The Illusion Of Welfare & The Reality Of Rothschildism.

Rothschild’s Humble Basement Apartment

Politics, Poverty, and Principles

When The Catholic University of America announced that Speaker of the House John Boehner would give the 2011 commencement address, a collection of faculty members sent him a letter chastising his failure to recognize “important aspects of Catholic teaching,” specifically, “the desperate needs of the poor.” Boehner’s most recent offense was shepherding  the passage of Paul Ryan’s budget, which “guts long-established protections for the most vulnerable members of society.”

Rothschildism: Blood Money

These professors imply that life is solitary, poor, nasty, brutish, and short without Uncle Sam’s helping hand and deep pocketbook. Their recent attack against Speaker Boehner’s record and, by extension, Paul Ryan’s budget, rests upon certain flawed assumptions about the nature of poverty and the role of government.

If the cause of poverty is reducible to the lack of specific material goods—money, housing, food, clothing, education, and health care—then providing those goods would eliminate poverty. Providing an income, supplying housing, food stamps, public education, and free health care does not require any complex knowledge of the poor. Indeed, a bureaucrat could enroll poor individuals in a program to receive welfare payments, designate housing for them, distribute food stamps, and provide them with access to education and medical care. If poverty is merely material want, then our current system of bureaucrats, paperwork, and a treasure trove of government money can solve it.

Rothschild’s Backyard

Yet this large “more compassionate” government has failed to eradicate or even significantly reduce poverty, as Ryan Messmore explains in his latest article “Does Advocating Limited Government Mean Abandoning the Poor?”. Since the War on Poverty began in 1965, the federal government has spent $16 trillion on welfare—to no avail. Rather than helping low-income families climb the ladder of social mobility, government programs have fostered welfare dependence. The total number of welfare recipients has tripled between 1960 and 1996 (the year of welfare reform). Out of wedlock births have increased (exceeding 70 percent among the African American population).The overall poverty rate has remained unchanged over the past four decades.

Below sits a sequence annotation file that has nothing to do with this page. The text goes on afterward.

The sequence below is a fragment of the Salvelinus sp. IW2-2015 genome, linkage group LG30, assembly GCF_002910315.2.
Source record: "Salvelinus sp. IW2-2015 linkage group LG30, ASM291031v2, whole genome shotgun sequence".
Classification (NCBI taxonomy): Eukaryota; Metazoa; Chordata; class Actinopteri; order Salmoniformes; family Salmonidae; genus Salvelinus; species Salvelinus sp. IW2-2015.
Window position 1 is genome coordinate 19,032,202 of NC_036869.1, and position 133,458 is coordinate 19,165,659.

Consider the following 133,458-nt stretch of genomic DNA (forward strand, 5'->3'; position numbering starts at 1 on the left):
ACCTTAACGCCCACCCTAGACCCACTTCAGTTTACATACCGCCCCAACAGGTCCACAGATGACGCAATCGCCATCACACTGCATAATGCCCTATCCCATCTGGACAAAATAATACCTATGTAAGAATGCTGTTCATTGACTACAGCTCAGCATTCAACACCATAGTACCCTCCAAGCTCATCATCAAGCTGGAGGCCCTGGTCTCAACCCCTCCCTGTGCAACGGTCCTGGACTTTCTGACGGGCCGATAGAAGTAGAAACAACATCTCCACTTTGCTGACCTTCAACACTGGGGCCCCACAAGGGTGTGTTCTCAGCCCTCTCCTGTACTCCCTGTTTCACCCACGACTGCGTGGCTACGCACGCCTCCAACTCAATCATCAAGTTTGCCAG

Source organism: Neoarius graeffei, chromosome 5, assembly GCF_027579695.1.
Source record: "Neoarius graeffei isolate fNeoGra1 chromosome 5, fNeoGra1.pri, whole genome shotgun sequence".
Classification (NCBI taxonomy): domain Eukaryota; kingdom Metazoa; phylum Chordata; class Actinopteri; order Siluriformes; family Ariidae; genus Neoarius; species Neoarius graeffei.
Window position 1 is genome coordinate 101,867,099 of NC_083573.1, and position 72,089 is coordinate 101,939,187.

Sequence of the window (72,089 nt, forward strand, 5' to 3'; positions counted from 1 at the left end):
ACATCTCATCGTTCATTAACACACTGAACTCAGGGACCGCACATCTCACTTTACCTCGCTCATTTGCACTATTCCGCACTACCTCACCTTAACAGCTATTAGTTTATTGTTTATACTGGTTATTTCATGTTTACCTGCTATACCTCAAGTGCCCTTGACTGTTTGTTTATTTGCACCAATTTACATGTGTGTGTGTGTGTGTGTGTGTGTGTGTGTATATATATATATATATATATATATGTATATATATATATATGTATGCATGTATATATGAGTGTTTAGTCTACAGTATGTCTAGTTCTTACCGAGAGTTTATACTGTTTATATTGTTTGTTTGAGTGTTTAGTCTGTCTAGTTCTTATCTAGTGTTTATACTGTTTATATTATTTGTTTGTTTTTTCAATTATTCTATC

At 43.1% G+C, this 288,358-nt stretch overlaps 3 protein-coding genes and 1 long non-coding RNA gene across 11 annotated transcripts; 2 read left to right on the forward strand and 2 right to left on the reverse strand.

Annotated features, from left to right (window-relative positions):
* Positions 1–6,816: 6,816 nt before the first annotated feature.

But, poverty is not primarily a material problem. Therefore, no amount of government spending can overcome poverty. Moreover, as Representative Paul Ryan explains in his letter to Archbishop Timothy Dolan, relying on government spending to solve poverty is a failed strategy, especially when government is approaching bankruptcy. These government programs inevitably fail, because the paradigm for approaching the problem is false. Poverty is usually more complex than a simple lack of material resources. There is a third option besides a cradle to grave welfare program and the poor dying in the streets alone and ignored.

Poverty in America is often the result of a relational problem, such as fatherlessness or community breakdown, which government programs cannot adequately address. People receive the most effective care from those who know and interact with them regularly: friends and family members can tailor solutions to particular needs. In cases where no family structure exists or the severity of the problems overwhelm a single family unit, local congregations and ministries cultivate and restore the foundational relationships of life and provide personalized help. Indeed, churches historically have led the way in developing schools, hospitals, disaster relief agencies, and savings and loan programs. Lastly, businesses provide employment opportunities that are essential to overcome poverty.

Obama Printing Money For World’s Richest 1%: $Trillion Dollar WallStreet Bailout Accrues At $110 Billion Dollars In Debt Each & Every Month ~ Which Subjugates Each U.S. Citizen, To Labor Into The Future For London’s Banking Cartel!

The primary purpose of government, then, is to create and maintain an overall environment of safety, order, freedom, and peace, which includes upholding justice through laws and responding to threats to social harmony. By maintaining public safety, the rule of law, and justice, government protects all citizens (including the weak and the vulnerable) and ensures that healthy relationships can grow and thrive in the context of family, church, and local community. In those rare and dire situations, when civil society organizations cannot meet people’s basic tangible needs, the government can provide a safety net of material support. This safety net, though, should be temporary and should not foster long-term dependence on government or supplant the family, the church, or the community.

The idea that “a community of a higher order should not interfere in the internal life of a community of a lower order, depriving the latter of its functions” is not alien to America’s principles. What Archbishop Timothy Dolan explains as the principle of subsidiarity, Representative Paul Ryan praises as federalism.

Limited government does not harm the poor. In fact, a properly limited government encourages the institutions and associations best suited to serve the poor.  Creating a dichotomy between an expansive (and expensive) anti-poverty government programming and people dying in the streets is false and misleading. Together, limited government, free enterprise, and a strong civil society foster the kind of communities that enable people to escape poverty.

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